To the chagrin of debt investors, Route 1986 did not specifically require issuers to: (1) make any public announcement of the tender offer by press release or otherwise, (2) in the case of publicly reporting issuers, to alert the market about the debt tender offer by filing a current report with the SEC on Form 8-K (or Form 6-K for foreign issuers) and, in practice, few issuers filed such Form 8-Ks or 6-Ks, or (3) make tender offer materials available online, which is hard to comprehend for anyone who knows what a "hyperlink" means.
To be fair, Route 1986 required issuers to disseminate the debt tender offer on an "expedited basis" in cases where the tender offer was held open for less than ten calendar days. Confoundingly, Route 1986 did not specify what "expedited" meant. Individual issuers were left to their own devices (translation: expensive and time consuming consultations with counsel) to expedite dissemination on a case-by-case basis leading to disparate treatment of debt investors in different tender offers. Not a good result!
"Pushing The Envelope:" The phrase has its origins in the world of aviation, where “envelope” means “a set of performance limits of an aircraft that may not be safely exceeded.” Test pilots are often called on to “push” a new aircraft's performance envelope by going beyond known safety limits, to determine just how fast such new aircraft can be flown. A visible and audible "Sonic Boom" generated as a supersonic plane breaks the sound barrier is a classic indication that its envelope is about to be pushed, hard!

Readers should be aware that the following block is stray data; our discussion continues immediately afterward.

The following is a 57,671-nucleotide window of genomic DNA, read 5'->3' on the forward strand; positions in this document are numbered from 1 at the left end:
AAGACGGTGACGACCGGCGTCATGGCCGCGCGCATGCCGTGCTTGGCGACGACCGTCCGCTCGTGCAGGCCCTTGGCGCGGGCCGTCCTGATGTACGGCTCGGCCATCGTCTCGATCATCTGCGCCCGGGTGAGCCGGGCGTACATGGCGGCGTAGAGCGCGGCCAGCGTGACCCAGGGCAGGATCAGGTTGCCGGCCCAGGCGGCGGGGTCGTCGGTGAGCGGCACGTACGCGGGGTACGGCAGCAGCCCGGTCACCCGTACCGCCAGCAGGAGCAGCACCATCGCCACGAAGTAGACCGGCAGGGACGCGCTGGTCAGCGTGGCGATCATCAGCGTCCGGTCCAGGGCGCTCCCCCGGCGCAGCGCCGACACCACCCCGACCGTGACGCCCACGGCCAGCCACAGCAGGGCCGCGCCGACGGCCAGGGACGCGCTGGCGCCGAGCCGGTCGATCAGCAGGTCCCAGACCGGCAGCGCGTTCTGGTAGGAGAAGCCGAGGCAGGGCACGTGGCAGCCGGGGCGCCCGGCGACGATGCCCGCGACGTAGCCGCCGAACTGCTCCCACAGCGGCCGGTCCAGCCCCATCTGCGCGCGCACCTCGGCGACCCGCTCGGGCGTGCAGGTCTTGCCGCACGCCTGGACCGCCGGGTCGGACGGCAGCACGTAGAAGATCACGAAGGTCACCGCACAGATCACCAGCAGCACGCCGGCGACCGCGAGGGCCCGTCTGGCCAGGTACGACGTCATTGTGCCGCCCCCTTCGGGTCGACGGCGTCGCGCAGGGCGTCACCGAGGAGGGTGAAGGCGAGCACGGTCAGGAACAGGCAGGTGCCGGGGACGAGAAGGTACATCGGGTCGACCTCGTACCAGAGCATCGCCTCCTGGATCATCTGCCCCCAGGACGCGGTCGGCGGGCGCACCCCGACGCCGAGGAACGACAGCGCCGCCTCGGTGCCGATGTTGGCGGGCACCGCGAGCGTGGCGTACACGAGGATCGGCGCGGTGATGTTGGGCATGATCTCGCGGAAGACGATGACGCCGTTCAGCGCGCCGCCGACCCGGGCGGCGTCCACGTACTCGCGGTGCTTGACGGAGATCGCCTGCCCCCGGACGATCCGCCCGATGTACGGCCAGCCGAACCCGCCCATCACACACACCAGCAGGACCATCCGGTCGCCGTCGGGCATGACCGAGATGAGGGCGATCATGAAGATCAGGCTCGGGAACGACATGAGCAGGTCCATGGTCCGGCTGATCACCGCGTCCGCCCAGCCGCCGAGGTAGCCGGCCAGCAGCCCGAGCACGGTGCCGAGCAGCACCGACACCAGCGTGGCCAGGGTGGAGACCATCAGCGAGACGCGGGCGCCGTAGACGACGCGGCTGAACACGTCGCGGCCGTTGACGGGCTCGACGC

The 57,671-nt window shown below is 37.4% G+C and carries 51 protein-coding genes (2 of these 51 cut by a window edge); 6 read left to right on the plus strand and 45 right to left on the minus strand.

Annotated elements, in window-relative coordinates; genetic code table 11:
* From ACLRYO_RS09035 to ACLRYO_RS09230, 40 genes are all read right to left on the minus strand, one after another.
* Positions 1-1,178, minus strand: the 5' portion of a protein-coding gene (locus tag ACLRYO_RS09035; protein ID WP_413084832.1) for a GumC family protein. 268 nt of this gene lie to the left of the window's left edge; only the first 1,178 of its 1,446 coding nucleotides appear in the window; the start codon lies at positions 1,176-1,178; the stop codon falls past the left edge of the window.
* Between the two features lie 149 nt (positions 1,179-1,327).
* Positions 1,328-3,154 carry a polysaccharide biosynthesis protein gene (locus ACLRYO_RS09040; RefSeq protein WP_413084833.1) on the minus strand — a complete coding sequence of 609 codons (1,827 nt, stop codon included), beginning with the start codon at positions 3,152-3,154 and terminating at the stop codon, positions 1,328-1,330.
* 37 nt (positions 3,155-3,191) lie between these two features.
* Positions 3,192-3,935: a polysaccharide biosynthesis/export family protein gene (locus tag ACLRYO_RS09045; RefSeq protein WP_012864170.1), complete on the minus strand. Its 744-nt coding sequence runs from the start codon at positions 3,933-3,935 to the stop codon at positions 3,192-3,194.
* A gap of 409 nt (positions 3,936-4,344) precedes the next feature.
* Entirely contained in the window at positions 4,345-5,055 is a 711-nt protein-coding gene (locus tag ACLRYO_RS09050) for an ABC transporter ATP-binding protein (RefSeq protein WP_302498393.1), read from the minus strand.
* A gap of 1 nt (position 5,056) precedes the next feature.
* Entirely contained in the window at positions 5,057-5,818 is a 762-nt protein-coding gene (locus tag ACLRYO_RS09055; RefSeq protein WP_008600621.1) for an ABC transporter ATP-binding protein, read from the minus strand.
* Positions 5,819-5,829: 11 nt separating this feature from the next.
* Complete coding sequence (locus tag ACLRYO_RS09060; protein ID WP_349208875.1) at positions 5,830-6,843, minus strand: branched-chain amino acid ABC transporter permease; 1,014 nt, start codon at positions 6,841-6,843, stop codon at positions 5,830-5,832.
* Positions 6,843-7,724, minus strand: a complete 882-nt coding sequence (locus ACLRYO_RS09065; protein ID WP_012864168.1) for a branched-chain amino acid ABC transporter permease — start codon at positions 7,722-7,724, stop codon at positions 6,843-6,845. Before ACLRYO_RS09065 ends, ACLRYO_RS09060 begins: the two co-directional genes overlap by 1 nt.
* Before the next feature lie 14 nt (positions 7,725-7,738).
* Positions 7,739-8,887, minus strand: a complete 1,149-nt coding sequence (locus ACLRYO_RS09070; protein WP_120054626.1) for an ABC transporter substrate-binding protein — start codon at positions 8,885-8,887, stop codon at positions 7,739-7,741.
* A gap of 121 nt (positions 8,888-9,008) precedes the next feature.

Critics of Route 1986 allege that its lack of specific and bright line guidelines led to sonic booms reverberating throughout the U.S. debt refinancing landscape. Issuers of investment-grade securities deployed their formidable resources and advisors in engineering debt tender offers with c̶r̶a̶f̶t̶y̶ creative structures that, critics allege, were designed to transfer value from creditors to the issuer's equity holders. Issuers and their advisors sought bespoke no-action guidance from the SEC Staff for their own unique "tweaks" that they believed complied with Route 1986's flexible standards. The "issuers with a penchant for derring-do" were charting their own adventurous course and outdoing the "issuers who'd like to stick to the straight and narrow" and debt holders were feeling that they were "landing in the ditch."
As reported, in a fine piece of journalism, by Stephanie Russell-Kraft in "Attys, SEC Slog Long Road To Debt Tender Offer Reform," (Law360, February 04, 2015), one mega LBO transaction in 2006 was the poster child for "debt tender offers gone wild" and galvanized the debt investor community like never before.